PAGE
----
Collins: President elected Nov. 3 should fill Supreme Court vacancy

Sen. Susan CollinsSusan Margaret CollinsCDC's about-face on masks appears politically motivated to help a struggling Biden Bipartisanship has become a partisan weapon Romney: Capitol riot was 'an insurrection against the Constitution' MORE (R-Maine), a key centrist vote in the Senate, said Saturday that the upper chamber should not vote to confirm late Supreme Court Justice Ruth Bader GinsburgRuth Bader GinsburgJudge Judy on expanding Supreme Court: 'It's a dumb idea' Court watchers buzz about Breyer's possible retirement Five hot-button issues Biden didn't mention in his address to Congress MORE’s successor before the election and that the nominee should be chosen by whoever wins on Nov. 3. 

“Given the proximity of the presidential election ... I do not believe that the Senate should vote on the nominee prior to the election,” Collins said in a statement. “In fairness to the American people, who will either be re-electing the President or selecting a new one, the decision on a lifetime appointment to the Supreme Court should be made by the President who is elected on November 3rd.” 

Collins, however, said she would have no objection to the Senate Judiciary Committee beginning the process of reviewing the credentials of the person President TrumpDonald TrumpFranklin Graham says Trump comeback would 'be a very tough thing to do' Man suspected in wife's disappearance accused of casting her ballot for Trump Stefanik: Cheney is 'looking backwards' MORE is expected to nominate in the next several days. 


The president said he will make his selection “without delay,” which Collins said is within Trump’s “constitutional authority.”

But she said, “In order for the American people to have faith in their elected officials, we must act fairly and consistently—no matter which political party is in power.”   

Collins is the second Senate Republican to say that Senate Majority Leader Mitch McConnellAddison (Mitch) Mitchell McConnellBipartisanship has become a partisan weapon Washington showing signs of normalcy after year of restrictions Former OMB pick Neera Tanden to serve as senior adviser to Biden MORE (R-Ky.) should not hold a Supreme Court confirmation vote before Election Day, and she is the first GOP senator to say so since Ginsburg’s death was announced Friday evening. 

Sen. Lisa MurkowskiLisa Ann MurkowskiRomney: Capitol riot was 'an insurrection against the Constitution' Senate panel deadlocks over Biden pick to lead DOJ civil rights division Senate GOP dismayed by vote to boot Cheney MORE (R-Alaska) told The Hill in late July that it would create a “double standard” to fill a Supreme Court vacancy before 2021 and that she “would not support” doing so.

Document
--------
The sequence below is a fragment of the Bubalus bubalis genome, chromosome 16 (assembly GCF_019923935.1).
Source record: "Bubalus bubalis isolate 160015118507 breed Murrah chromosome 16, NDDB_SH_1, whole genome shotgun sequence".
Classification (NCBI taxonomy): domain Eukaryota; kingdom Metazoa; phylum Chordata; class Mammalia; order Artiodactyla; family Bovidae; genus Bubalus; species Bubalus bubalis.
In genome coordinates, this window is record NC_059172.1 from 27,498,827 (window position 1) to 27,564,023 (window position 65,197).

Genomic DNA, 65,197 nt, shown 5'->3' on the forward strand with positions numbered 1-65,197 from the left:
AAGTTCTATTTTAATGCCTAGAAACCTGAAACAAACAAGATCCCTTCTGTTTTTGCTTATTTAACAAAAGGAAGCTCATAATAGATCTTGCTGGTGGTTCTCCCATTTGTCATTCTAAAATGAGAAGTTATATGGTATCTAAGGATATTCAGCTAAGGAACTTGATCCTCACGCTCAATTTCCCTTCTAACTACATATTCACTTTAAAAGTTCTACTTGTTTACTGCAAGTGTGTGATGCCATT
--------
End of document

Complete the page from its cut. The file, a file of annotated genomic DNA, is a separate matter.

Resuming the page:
Murkowski reiterated her position in an interview with Alaska Public Media shortly before news broke of Ginsburg’s death.  


“I would not vote to confirm a Supreme Court nominee. We are 50 some days away from an election,” she said.

Republicans control 53 Senate seats and could not afford any more than three defections and still confirm Trump’s nominee to the high court, assuming that all 47 members of the Senate Democratic caucus would oppose the pick.

Collins was a pivotal player in the Senate’s last Supreme Court confirmation battle over Justice Brett KavanaughBrett Michael Kavanaugh Klobuchar offers tribute to her father, who died Wednesday Conservative justices split in ruling for immigrant fighting deportation Supreme Court weighs whether to limit issuance of exemptions to biofuel blending requirements MORE in 2018.

While Murkowski announced her opposition to Kavanaugh, Collins laid out a powerful 40-minute speech on the Senate floor in Kavanaugh’s favor and her support helped the nominee eek out 50 votes.  

Collins is now in the toughest re-election race of her Senate career in a state that Hillary ClintonHillary Diane Rodham ClintonCongress won't end the wars, so states must Democrats say it's up to GOP to stop Trump 2024 Hillary Clinton to speak at Asian Americans and Pacific Islanders summit MORE won in 2016.


A New York Times/Siena College poll published Friday showed Collins trailing her Democratic challenger Sara Gideon by five points, 44 percent to 49 percent.

The poll showed Democratic presidential nominee Joe BidenJoe Biden28 Senate Democrats sign statement urging Israel-Hamas ceasefire Franklin Graham says Trump comeback would 'be a very tough thing to do' Schools face new pressures to reopen for in-person learning MORE leading Trump by 17 points, 55 percent to 38 percent in Maine.  

Updated: 4:41 p.m.; 5:23 p.m.